Sin brings consequences

The Sin of Adam and Eve brought with it many consequences. They were removed from the Garden, kept back from the tree of life, forced to work hard for the food they would eat, have painful and increased childbirth. Even the marital relationship seems to have changed with the man being placed over the woman. Even in good relationships today, the husband is still charged with the oversight of his wife and sometimes that causes problems. (Husbands read Ephesians 5 and follow Christ’s example-Women, because submission is a voluntary action, be sure that you marry someone who will love you like Christ loved the church. In this way, you will not be tempted to violate his leadership.)

Redemption is promised through the woman

Interestingly enough, when we see the promise of redemption, it is a promise that does not involve man but only the woman.  To the serpent God said:

I will put enmity between you and the woman, and between your offspring and her offspring; he shall bruise your head, and you shall bruise his heel.” Gen 3:15 ESV

The enmity was between the offspring of the two. The offspring of Satan and the offspring of Eve. While we might casually read ‘her offspring’ as the children of Adam and Eve, it needs to be remembered, that Jesus was born only of the seed of woman and not of man.  God is foretelling His plan to bring Jesus into the world via a virgin birth. That offspring would be bruised on the heel….just an inconvenience, as He was killed on the cross. But that offspring would bruise Satan on the head, a decisive blow of defeat when He was raised from the dead.

Remember, when Adam and Eve ate of the fruit, they died. There was a spiritual separation that took place between them and God. God makes a promise of restoration at a future time.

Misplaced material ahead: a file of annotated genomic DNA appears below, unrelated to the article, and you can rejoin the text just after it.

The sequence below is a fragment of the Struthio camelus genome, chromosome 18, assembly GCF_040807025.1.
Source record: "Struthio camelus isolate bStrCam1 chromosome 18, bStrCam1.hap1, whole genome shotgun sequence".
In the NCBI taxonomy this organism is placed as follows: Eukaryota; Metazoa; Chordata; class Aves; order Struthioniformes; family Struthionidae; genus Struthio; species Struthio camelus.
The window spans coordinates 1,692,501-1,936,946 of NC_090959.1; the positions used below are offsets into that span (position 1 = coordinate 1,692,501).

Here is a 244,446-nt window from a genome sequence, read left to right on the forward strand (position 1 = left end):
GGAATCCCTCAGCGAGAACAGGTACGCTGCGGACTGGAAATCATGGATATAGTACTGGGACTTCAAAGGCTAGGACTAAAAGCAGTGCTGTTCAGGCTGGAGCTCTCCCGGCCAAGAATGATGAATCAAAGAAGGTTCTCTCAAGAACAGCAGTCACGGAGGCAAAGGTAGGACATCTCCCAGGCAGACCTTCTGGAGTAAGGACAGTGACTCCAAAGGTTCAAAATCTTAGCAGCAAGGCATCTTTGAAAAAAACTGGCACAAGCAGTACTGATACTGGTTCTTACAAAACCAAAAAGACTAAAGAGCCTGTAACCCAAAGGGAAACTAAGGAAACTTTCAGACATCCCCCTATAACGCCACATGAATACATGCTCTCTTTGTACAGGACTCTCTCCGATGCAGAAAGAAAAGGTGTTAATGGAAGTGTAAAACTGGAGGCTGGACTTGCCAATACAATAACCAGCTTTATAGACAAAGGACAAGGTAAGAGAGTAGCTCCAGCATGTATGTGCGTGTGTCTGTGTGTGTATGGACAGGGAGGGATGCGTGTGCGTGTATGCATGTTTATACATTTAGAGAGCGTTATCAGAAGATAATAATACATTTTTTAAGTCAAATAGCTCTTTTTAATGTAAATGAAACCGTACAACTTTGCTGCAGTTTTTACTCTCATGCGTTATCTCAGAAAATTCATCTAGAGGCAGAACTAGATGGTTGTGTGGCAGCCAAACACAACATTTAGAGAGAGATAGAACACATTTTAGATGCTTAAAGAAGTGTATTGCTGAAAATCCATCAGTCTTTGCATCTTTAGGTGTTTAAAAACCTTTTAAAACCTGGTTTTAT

What other lessons do YOU see in Genesis 3?

What does Genesis 2 teach-part 2

gen 2-24The last two verses of Genesis 2 speak to the relationship that a husband and wife have.

The verses are generally considered to be commentary on the preceding verses where Adam names his wife. As inspired by God to write the account of our beginning, Moses clearly says that each newlywed couple is to be independent and separate from the families that raised them.  This will not eliminate the need to honor father and mother or to help father and mother in their later years but it does necessitate the need to be independent and not dependent on them for the needs of your new family.

As the newlywed couple leaves and ‘cleaves’ or hold fast to each other, they form their own family (with or without children) and as such need to put their mate first in their dealings and plans. Becoming one flesh speaks of more than just the sexual union but includes the vision and direction the family is going to go. Being naked and and unashamed shows an openness and intimacy that does not recoil at flaws and things we hide from others but not our spouse.

This passage also talks about the permanence of marriage and Jesus used to it to show God’s plan for marriage from the beginning.

It is good advice to not get married until you and your intended are willing and able to stand independent from your families, fully commit to each other permanently, and can be honest about deeper things than favorite colors and foods.

What does Genesis 2 share?

Gen Gen 2-152: Here we see God putting man in a garden with a job to do. God did not create man to sit around and do nothing. There were no basements (like in our parents homes) in the Garden of Eden.  Adam had to work.

Work is good for us, many passages in the Bible testify do this. However, just this small passage in Genesis two should help us to understand that from the beginning, God intended man to work. There is purpose and honor and dignity in working. As long as it is moral, it should be pursued.